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Diane Bell, Nungarrayi and Jupurrula

Diane (Di) Bell (born 1943) is a pioneering Australian feminist anthropologist, author and activist, Professor Emerita of Anthropology at the George Washington University in Washington DC, USA, Writer and Editor in Residence at Flinders University, South Australia. After 17 years in the USA, she has returned to her native Australia to retire and currently lives and writes in South Australia.



Bell was born and grew up in Melbourne. She has lived in Sydney NSW, Canberra ACT, Darwin NT, Alekarenge (Ali-Curung) NT, Worcester Massachusetts (USA), Washington DC (USA), Berkeley Springs WV (USA), Blackstown VA (USA)and Finniss SA. She is the daughter of Allan and Florence Haig. She has two children, Genevieve and Morgan, and two grandchildren, Lawson and Clancy.

Originally trained as a primary teacher in the 1960s in Victoria, Australia, Bell returned to study in the 1970s to complete high school teacher training. She received her BA (Hons) in Anthropology at Monash University in 1975, and a Ph.D. from Australian National University in 1981 which was based on field work with Aboriginal women in central Australia. During the 1980s, Bell held a range of positions in Australia. She worked for the Northern Territory Sacred Sites Authority in the early 1980s, before establishing her own anthropological consultancy in Canberra. She consulted for the Central Land Council, the Northern Land Council, the Australian Law Reform Commission, and the Aboriginal Land Commissioner. She subsequently held academic posts, first as a Research Fellow at the ANU, and then as the Chair of Australian Studies at Deakin University in Geelong where she was the first female Professor on staff. In 1989, Bell moved to the United States to take up the Chair of Religion, Economic Development and Social Justice endowed by the Henry R. Luce Foundation, at the College of the Holy Cross in Worcester, Massachusetts. In 1999 she moved to Washington DC where she was Director of Women's Studies and Professor of Anthropology. As the recipient of an American Council on Education Fellowship in 2003-4, she also worked closely with the administration of Virginia Tech as they revised their curriculum, and also served on the Board of Trustees for Hampshire College.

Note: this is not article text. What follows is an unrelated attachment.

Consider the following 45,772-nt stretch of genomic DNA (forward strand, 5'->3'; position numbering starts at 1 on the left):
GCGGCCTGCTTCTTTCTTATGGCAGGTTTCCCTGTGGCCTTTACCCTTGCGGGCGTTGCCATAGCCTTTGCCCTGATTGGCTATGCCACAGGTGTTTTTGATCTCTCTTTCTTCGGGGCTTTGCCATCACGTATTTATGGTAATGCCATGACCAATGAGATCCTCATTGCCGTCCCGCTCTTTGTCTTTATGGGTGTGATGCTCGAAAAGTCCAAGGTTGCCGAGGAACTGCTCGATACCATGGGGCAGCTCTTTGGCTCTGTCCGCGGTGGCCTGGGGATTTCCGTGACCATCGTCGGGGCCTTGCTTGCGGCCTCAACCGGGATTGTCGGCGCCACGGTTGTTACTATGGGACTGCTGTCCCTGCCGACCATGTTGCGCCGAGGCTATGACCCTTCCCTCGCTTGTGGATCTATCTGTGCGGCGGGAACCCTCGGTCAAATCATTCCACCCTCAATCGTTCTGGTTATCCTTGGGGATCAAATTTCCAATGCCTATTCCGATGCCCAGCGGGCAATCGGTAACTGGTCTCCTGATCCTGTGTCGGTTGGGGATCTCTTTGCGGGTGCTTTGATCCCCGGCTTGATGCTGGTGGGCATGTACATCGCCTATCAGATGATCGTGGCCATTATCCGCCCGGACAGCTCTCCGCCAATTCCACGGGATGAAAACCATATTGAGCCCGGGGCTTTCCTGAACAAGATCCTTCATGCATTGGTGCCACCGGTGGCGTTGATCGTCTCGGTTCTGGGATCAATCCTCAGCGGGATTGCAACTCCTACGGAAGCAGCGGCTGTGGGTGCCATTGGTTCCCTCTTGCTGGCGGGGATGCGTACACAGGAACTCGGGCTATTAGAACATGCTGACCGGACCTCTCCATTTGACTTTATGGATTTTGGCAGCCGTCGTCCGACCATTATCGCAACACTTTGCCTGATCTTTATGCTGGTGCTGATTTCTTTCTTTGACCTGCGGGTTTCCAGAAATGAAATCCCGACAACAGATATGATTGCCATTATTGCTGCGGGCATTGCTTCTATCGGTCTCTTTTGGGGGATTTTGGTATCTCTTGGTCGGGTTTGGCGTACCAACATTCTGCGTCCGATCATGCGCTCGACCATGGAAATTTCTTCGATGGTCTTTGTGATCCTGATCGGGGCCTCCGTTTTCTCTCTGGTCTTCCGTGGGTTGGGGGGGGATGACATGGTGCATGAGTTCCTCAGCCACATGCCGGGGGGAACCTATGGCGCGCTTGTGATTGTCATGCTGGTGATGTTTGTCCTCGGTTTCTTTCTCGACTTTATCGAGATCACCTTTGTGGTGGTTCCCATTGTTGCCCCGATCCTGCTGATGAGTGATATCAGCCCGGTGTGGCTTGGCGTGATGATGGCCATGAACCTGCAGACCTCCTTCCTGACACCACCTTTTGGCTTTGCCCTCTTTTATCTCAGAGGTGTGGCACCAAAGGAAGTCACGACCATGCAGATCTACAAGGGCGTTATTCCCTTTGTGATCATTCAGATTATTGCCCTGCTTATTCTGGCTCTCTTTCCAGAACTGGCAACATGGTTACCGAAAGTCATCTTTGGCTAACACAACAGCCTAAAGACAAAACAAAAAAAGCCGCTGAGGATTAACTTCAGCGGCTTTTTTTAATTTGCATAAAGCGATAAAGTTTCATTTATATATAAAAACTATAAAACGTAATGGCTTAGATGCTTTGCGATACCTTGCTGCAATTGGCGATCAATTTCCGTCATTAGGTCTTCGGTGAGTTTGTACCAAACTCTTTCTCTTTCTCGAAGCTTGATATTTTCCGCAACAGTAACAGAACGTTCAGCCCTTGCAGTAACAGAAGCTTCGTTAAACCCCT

Bell is the author of several significant monographs on Australian Aboriginal culture and numerous articles and book chapters dealing with religion, land rights, law reform, art, history and social change. .[1]

Changing the Face of (Australian) Anthropology

Bell's first full-length anthropological monograph,Daughters of the Dreaming, was ground breaking scholarship. Her explicit focus on the religious, spiritual and ceremonial lives of Aboriginal women in central Australia was not without controversy, but her rich ethnographic material had an indelible mark on Australian anthroploogy, and beyond. Daughters of the Dreaming was a best-seller in Australia, and Bell has the distinction of being one of the few Australian anthropologists to enjoy main-stream publishing success with an academic tome.

In the late 1980s, Bell was commissioned to write a book about women in Australia for the 1988 Bicentenary. The book, Generations: Grandmothers, Mothers and Daughters (with photos by Ponch Hawkes) explored generations of Australian women and "the way the significant objects in their lives have been passed from hand to hand, generation to generation".[2] It focused on ordinary people through the stories they had been told by and were passing onto their female kin. The book topped the Australian best seller list for months and was in the top ten for a year.

Bell continued to write and publish throughout the 1980s and 1990s, with edited collections on feminist ethnography, feminist scholarship, Aboriginal religion and social justice.

"Anthropology in the Eye of the Storm"